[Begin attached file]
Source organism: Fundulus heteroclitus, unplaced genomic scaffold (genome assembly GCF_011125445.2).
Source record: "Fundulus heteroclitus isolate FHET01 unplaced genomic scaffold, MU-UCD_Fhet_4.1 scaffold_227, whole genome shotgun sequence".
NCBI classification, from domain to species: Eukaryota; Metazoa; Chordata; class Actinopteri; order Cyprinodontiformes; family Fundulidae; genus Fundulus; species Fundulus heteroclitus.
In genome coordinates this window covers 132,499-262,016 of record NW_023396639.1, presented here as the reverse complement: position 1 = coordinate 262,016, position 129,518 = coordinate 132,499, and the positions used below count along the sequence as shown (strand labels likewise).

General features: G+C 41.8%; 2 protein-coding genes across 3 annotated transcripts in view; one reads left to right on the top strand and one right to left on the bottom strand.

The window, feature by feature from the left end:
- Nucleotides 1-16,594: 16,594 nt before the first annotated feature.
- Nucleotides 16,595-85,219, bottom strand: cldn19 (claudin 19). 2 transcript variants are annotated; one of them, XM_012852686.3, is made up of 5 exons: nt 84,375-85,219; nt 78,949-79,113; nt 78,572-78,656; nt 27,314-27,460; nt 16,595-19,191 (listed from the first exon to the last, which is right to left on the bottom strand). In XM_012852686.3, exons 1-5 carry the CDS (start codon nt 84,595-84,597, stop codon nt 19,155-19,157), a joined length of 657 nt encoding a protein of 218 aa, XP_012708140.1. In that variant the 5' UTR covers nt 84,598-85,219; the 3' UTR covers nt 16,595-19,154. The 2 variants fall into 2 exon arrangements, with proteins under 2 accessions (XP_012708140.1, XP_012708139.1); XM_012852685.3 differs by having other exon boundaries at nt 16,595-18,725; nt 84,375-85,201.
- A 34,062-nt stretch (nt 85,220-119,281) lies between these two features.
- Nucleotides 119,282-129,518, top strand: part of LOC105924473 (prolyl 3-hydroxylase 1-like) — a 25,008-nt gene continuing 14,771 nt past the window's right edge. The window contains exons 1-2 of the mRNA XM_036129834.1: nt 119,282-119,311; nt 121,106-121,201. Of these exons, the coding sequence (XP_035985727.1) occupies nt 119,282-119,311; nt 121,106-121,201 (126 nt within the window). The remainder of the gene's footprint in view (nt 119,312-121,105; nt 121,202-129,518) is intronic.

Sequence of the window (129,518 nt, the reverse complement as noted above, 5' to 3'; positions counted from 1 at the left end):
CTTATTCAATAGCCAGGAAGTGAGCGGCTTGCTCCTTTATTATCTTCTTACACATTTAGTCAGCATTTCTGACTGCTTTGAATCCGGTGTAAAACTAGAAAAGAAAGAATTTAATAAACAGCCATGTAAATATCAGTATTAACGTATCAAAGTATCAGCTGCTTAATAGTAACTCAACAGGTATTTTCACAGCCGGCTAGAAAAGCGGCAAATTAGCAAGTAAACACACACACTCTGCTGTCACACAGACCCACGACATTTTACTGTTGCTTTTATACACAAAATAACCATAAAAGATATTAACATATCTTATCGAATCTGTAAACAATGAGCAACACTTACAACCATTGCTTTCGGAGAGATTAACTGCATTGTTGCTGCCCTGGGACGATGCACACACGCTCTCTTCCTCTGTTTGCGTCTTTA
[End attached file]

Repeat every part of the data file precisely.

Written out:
Source organism: Fundulus heteroclitus, unplaced genomic scaffold (genome assembly GCF_011125445.2).
Source record: "Fundulus heteroclitus isolate FHET01 unplaced genomic scaffold, MU-UCD_Fhet_4.1 scaffold_227, whole genome shotgun sequence".
NCBI classification, from domain to species: Eukaryota; Metazoa; Chordata; class Actinopteri; order Cyprinodontiformes; family Fundulidae; genus Fundulus; species Fundulus heteroclitus.
In genome coordinates this window covers 132,499-262,016 of record NW_023396639.1, presented here as the reverse complement: position 1 = coordinate 262,016, position 129,518 = coordinate 132,499, and the positions used below count along the sequence as shown (strand labels likewise).

General features: G+C 41.8%; 2 protein-coding genes across 3 annotated transcripts in view; one reads left to right on the top strand and one right to left on the bottom strand.

The window, feature by feature from the left end:
- Nucleotides 1-16,594: 16,594 nt before the first annotated feature.
- Nucleotides 16,595-85,219, bottom strand: cldn19 (claudin 19). 2 transcript variants are annotated; one of them, XM_012852686.3, is made up of 5 exons: nt 84,375-85,219; nt 78,949-79,113; nt 78,572-78,656; nt 27,314-27,460; nt 16,595-19,191 (listed from the first exon to the last, which is right to left on the bottom strand). In XM_012852686.3, exons 1-5 carry the CDS (start codon nt 84,595-84,597, stop codon nt 19,155-19,157), a joined length of 657 nt encoding a protein of 218 aa, XP_012708140.1. In that variant the 5' UTR covers nt 84,598-85,219; the 3' UTR covers nt 16,595-19,154. The 2 variants fall into 2 exon arrangements, with proteins under 2 accessions (XP_012708140.1, XP_012708139.1); XM_012852685.3 differs by having other exon boundaries at nt 16,595-18,725; nt 84,375-85,201.
- A 34,062-nt stretch (nt 85,220-119,281) lies between these two features.
- Nucleotides 119,282-129,518, top strand: part of LOC105924473 (prolyl 3-hydroxylase 1-like) — a 25,008-nt gene continuing 14,771 nt past the window's right edge. The window contains exons 1-2 of the mRNA XM_036129834.1: nt 119,282-119,311; nt 121,106-121,201. Of these exons, the coding sequence (XP_035985727.1) occupies nt 119,282-119,311; nt 121,106-121,201 (126 nt within the window). The remainder of the gene's footprint in view (nt 119,312-121,105; nt 121,202-129,518) is intronic.

Sequence of the window (129,518 nt, the reverse complement as noted above, 5' to 3'; positions counted from 1 at the left end):
CTTATTCAATAGCCAGGAAGTGAGCGGCTTGCTCCTTTATTATCTTCTTACACATTTAGTCAGCATTTCTGACTGCTTTGAATCCGGTGTAAAACTAGAAAAGAAAGAATTTAATAAACAGCCATGTAAATATCAGTATTAACGTATCAAAGTATCAGCTGCTTAATAGTAACTCAACAGGTATTTTCACAGCCGGCTAGAAAAGCGGCAAATTAGCAAGTAAACACACACACTCTGCTGTCACACAGACCCACGACATTTTACTGTTGCTTTTATACACAAAATAACCATAAAAGATATTAACATATCTTATCGAATCTGTAAACAATGAGCAACACTTACAACCATTGCTTTCGGAGAGATTAACTGCATTGTTGCTGCCCTGGGACGATGCACACACGCTCTCTTCCTCTGTTTGCGTCTTTA